June 29, 2008
Plea Bargaining's Survival: Financial Crimes Plea Bargaining, a Continued Triumph in a Post-Enron World
LUCIAN E. DERVAN
Oklahoma Law Review, Vol. 60, No. 3, Fall 2007
This article examines the war on financial crimes that began after the collapse of Enron in 2001. Although many believed that the reforms implemented following this scandal led to greater prosecutorial focus on financial crimes and longer prison sentences, an analysis of data from 1995 through 2006 reveals that little has actually changed. The statistics demonstrate that the government's focus on financial crimes has not increased and prison sentences for fraud have remained stagnant. How could this be the case? It is this author's hypothesis that although prosecutors could have chosen to use new statutes and amendments to the United States Sentencing Guidelines passed in the wake of Enron to increase prosecutions and sentences, they did not. Instead, prosecutors are using their new tools to encourage defendants to accept plea agreements that include sentences similar to those offered before 2001, while simultaneously threatening to use these same powers to secure astounding sentences if defendants force a trial. The result is that the promises of post-Enron reforms aimed at financial criminals were hollow and served only to reinforce plea bargaining's triumph.
|From Boardroom to Courtroom to Newsroom: The Media and the Corporate Governance Scandals|
KATHLEEN F. BRICKEY
Washington University School of Law
Journal of Corporation Law, Vol. 33, p. 625, 2008
Washington U. School of Law Working Paper No. 08-05-01
(esp) (posting from Denver, Colorado)
(esp) (posting from Denver, Colorado)
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An empirical study is required on the issue of how many cases were proffered for investigation, how many were prosecuted, how many were declined and even how many cases were denied investigation personnel.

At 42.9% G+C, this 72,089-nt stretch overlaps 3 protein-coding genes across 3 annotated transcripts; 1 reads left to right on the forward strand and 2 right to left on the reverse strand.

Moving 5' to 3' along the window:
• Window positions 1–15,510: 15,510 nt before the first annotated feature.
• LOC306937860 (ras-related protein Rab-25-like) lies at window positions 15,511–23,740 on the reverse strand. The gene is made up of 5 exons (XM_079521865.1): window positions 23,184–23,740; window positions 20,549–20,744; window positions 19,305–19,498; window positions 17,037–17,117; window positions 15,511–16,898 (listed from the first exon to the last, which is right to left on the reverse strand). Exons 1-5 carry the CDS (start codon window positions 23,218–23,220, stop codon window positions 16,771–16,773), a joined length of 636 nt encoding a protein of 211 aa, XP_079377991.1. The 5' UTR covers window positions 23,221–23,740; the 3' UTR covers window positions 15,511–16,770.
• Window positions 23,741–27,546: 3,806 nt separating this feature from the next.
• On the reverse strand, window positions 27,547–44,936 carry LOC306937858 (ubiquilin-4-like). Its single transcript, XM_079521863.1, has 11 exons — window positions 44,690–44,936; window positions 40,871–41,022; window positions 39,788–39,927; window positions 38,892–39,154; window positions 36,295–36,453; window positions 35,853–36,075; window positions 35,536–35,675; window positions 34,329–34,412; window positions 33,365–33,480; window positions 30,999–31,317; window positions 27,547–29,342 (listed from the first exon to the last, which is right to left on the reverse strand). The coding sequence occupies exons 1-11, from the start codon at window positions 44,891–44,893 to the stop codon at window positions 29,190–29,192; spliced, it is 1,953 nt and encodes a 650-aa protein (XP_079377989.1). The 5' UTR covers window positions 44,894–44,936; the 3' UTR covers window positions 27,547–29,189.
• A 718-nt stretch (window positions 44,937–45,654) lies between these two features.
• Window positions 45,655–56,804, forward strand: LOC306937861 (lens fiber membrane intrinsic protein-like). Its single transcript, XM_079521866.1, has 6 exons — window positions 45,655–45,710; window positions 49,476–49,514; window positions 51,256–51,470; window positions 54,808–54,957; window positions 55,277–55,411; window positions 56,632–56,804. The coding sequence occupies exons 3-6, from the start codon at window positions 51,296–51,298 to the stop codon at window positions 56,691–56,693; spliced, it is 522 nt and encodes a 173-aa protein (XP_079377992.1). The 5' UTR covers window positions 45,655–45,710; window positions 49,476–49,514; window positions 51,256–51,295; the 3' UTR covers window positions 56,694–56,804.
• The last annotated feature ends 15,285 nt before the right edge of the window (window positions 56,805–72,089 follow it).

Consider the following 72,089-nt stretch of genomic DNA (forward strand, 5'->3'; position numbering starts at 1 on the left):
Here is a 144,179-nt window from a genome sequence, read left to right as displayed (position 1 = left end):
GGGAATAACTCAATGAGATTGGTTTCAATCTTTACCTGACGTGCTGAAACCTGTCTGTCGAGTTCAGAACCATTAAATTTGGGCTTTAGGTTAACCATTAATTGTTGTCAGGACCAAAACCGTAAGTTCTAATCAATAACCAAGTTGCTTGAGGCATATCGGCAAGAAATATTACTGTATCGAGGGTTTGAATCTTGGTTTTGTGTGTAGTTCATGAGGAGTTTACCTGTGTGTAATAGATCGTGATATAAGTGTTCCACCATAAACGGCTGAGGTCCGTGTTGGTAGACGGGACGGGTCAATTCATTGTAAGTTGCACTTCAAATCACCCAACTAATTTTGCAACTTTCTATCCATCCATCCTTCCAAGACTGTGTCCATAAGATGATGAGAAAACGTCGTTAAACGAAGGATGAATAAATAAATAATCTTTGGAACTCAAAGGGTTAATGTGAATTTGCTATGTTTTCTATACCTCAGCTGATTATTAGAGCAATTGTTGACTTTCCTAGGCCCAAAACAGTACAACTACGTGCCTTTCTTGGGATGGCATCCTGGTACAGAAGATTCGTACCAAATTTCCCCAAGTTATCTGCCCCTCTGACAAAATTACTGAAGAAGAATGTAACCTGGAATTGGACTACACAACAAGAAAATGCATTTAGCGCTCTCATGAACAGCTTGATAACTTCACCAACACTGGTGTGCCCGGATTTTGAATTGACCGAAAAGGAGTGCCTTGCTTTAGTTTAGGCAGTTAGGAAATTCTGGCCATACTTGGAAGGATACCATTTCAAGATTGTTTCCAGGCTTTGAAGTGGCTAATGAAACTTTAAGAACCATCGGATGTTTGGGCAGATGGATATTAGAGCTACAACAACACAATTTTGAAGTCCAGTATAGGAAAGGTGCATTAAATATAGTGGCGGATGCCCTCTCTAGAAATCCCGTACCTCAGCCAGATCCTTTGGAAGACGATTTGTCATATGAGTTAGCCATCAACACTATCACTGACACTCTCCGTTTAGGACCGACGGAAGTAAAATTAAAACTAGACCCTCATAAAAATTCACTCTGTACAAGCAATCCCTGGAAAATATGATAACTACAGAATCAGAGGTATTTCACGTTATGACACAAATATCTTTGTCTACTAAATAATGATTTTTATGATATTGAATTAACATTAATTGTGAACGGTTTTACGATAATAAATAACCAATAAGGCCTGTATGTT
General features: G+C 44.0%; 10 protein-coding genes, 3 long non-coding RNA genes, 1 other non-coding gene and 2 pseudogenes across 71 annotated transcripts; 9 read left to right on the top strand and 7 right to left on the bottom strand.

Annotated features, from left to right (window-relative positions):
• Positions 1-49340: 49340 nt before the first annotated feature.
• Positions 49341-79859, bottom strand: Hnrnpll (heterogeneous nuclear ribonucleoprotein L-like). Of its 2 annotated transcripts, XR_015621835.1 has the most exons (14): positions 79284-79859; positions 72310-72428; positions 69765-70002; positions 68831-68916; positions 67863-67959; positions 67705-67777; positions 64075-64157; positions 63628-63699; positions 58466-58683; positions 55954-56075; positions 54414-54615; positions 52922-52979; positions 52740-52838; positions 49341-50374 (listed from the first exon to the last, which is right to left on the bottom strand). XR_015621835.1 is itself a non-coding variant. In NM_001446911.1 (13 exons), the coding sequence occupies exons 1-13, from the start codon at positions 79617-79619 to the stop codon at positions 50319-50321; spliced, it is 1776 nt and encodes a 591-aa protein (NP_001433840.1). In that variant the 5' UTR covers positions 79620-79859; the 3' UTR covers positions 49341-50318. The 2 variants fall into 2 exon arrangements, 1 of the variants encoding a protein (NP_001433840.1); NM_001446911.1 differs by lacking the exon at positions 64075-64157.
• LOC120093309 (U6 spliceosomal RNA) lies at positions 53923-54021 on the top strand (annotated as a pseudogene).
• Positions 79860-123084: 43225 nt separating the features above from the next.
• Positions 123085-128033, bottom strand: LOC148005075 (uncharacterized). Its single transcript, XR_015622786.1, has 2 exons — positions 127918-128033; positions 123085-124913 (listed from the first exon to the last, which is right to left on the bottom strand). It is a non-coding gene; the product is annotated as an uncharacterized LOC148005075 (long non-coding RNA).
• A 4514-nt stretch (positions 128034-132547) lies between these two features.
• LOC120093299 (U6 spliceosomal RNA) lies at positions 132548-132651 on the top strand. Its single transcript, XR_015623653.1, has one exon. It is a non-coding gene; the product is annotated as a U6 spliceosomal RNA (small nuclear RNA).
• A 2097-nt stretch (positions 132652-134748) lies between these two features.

Does the Public Integrity Section and such units as the Pres Bush Corp Fraud Task Force comply with the protocol to assign a case number after one hour's effort?
Are such "special entities" required to provide the Office of Review and Oversight ("ORO") a case number report as is the standard at the DOJ, FBI or US Trustee's office?
If integrity of our system of justice and judicial process is sacrosanct, what bodies and persons are the overseers of such sine qua non issues?
All things reflect from senior management on down. The reason our Pres is so important documents this well. The current public perception of the system of justice needs a rating review and a Press report to the public at large.
Our systems are only as good as our effort's to keep such pure!
Posted by: Laser Haas | Jun 29, 2008 11:49:02 AM
great post! thanks very much for sharing
Posted by: Anti - crime | Jun 30, 2008 10:51:05 AM
It is fascinating that Professor Brickey has written an article about the impact of media coverage on white collar crime trials -- with significant skepticism of defendants' conduct -- without examining the role of the prosecution in the media circus. The criminal justice system in the United States is an adversarial system, and prosecutors use many strategies to create a public opinion of guilt before trial--calling televised press conferences to announce indictments, using inflammatory terms with the media to create the impression of guilt before trial, presenting one-sided accusations as statements of fact to an unsophsticated public, and regularly leaking information that is helpful to the prosecution. Goodness knows they're not out publicizing the exculpatory evidence they found. We have seen so many high profile examples of professionally and politically motivated prosecutions in recent years that it seems unfair to ignore the prosecutors' role in playing to the media.
Admittedly, the prosecution doesn't need to go to extreme lengths to influence the media, since the media can sell more papers by vilifying corporate executives (yes, even the WSJ) than by critically analyzing the government's accusations against white collar criminals. Certainly most corporate defendants would prefer that the media write and say as little as possible about their situation before the trial. But that is simply not the reality.
There is a tremendous amount at stake for someone accused of a crime and as we've seen (Arthur Anderson, maybe even Jeff Skilling, heaven forbid), just because someone is accused of a crime does not mean that one has been committed --- even where there has been a corporate failure or a financial restatement. Defendants cannot be condemned for defending themselves in the same forum in which the first trial occurs - the media.
Posted by: No Longer Naive | Jun 30, 2008 6:30:10 PM